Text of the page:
NHS must spend now to prevent devastation of ‘WannaCry 2.0’

Cyber security skull

The government must urgently pump more money into cyber security within the NHS to plug gaps that render the healthcare system vulnerable to an attack more destructive than the WannaCry saga.

Although many positive steps have been taken since the 2017 attack, a lack of investment, a deficit of skills and awareness, and the use of out-dated systems are putting patients at risk, according to the white paper prepared by the Institute of Global Health Innovation (IGHI).

These key areas must be addressed urgently or the consequences will be "catastrophic" as the NHS increasingly relies on technology.

"We are in the midst of a technological revolution that is transforming the way we deliver and receive care," said co-director for the IGHI Lord Darzi.

"But as we become increasingly reliant on technology in healthcare, we must address the emerging challenges that arise in parallel. For the safety of patients, it is critical to ensure that the data, devices and systems that uphold our NHS and therefore our nation's health are secure.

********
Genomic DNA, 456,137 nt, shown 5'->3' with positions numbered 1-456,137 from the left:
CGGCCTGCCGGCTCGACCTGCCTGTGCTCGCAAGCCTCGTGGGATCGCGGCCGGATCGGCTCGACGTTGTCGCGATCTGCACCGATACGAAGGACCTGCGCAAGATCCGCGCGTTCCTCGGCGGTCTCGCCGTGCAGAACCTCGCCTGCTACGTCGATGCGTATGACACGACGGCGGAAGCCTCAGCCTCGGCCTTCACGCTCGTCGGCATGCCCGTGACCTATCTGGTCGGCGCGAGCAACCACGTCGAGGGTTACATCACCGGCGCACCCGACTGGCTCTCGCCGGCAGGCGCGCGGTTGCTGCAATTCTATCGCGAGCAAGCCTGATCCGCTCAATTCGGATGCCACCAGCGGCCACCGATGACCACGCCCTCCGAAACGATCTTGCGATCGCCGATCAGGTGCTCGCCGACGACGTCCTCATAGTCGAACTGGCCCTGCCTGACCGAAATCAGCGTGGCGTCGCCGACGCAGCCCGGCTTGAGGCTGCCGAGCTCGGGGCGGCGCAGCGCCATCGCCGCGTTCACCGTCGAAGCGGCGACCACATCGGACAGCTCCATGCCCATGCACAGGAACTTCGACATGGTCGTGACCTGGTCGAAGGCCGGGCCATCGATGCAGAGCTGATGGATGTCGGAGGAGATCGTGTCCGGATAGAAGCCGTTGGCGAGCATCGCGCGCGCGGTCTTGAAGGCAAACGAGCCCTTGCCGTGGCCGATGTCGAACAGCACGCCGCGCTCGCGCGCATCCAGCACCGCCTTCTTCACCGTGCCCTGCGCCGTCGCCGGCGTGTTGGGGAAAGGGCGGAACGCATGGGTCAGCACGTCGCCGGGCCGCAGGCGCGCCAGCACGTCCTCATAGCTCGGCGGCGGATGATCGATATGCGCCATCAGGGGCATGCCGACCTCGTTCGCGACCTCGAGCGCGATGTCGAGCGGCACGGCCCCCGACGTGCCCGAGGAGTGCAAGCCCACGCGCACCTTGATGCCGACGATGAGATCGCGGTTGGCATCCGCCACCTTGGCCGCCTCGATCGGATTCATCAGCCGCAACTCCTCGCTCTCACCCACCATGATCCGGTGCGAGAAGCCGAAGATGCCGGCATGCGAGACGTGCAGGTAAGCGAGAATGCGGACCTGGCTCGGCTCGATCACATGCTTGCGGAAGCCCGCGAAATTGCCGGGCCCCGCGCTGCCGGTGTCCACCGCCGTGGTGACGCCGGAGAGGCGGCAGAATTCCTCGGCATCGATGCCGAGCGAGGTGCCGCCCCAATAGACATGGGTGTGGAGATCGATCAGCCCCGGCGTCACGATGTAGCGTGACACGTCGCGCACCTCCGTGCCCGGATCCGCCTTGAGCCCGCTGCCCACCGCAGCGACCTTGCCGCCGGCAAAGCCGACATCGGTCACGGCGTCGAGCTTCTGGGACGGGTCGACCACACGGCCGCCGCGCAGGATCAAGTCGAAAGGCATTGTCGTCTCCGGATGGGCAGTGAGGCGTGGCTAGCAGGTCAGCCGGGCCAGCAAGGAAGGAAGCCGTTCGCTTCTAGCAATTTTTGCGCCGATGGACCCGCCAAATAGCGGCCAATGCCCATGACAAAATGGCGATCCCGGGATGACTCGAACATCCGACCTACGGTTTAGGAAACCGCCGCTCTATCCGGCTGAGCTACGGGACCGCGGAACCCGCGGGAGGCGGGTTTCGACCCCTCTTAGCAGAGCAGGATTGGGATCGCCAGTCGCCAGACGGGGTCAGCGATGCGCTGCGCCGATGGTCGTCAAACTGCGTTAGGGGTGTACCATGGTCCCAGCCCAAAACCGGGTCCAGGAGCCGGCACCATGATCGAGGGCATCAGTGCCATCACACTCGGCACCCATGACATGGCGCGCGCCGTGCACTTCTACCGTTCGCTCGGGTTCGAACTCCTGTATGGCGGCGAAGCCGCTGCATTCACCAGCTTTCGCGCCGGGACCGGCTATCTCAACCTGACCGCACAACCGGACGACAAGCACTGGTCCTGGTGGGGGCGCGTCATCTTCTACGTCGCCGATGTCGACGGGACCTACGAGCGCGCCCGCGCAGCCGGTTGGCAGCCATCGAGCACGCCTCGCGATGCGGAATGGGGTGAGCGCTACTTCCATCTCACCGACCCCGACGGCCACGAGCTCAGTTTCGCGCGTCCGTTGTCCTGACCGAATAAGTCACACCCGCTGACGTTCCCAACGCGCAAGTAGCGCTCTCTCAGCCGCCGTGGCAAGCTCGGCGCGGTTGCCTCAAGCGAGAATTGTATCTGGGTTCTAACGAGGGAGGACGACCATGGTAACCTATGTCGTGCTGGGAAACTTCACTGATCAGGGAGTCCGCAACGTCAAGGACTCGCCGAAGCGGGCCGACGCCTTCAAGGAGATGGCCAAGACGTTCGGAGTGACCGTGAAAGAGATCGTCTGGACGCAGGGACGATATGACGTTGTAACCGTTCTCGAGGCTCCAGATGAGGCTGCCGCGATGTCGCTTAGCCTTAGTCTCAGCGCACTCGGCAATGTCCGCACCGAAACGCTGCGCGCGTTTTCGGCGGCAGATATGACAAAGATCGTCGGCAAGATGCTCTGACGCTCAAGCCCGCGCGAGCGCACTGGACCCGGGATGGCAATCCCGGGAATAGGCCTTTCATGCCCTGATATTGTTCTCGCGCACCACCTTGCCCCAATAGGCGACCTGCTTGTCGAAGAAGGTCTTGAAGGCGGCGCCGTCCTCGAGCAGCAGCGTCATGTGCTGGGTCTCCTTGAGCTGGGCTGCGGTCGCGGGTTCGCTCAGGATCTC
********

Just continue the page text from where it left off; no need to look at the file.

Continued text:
"This report highlights weaknesses that compromise patient safety and the integrity of health systems, so we are calling for greater investment in research to learn how we can better mitigate against the looming threats of cyber-attacks."

Three key areas of weakness

Healthcare IT has suffered from 'chronic underspending' compared with other sectors, the report claimed, with NHS organisations spending 1-2% of running costs on IT services compared with 4-10% elsewhere. This underlines a desperate situation in which more funding is urgently needed.

There is often a trade-off in all sectors when it comes to allocating funds, but the NHS generally does not see cyber security as a priority compared with other areas.

The IT landscape within the health sector, meanwhile, is inconsistent and patchy with several different networks and connections requiring different security approaches. It's not unusual, therefore, that old software is used as long as it is, the report found.

Critically, without asset inventories of what is on a network at any time, organisations may find themselves trying to patch "that which they don't know exists". This is because no cataloguing system exists to list all software and hardware deployed in the NHS.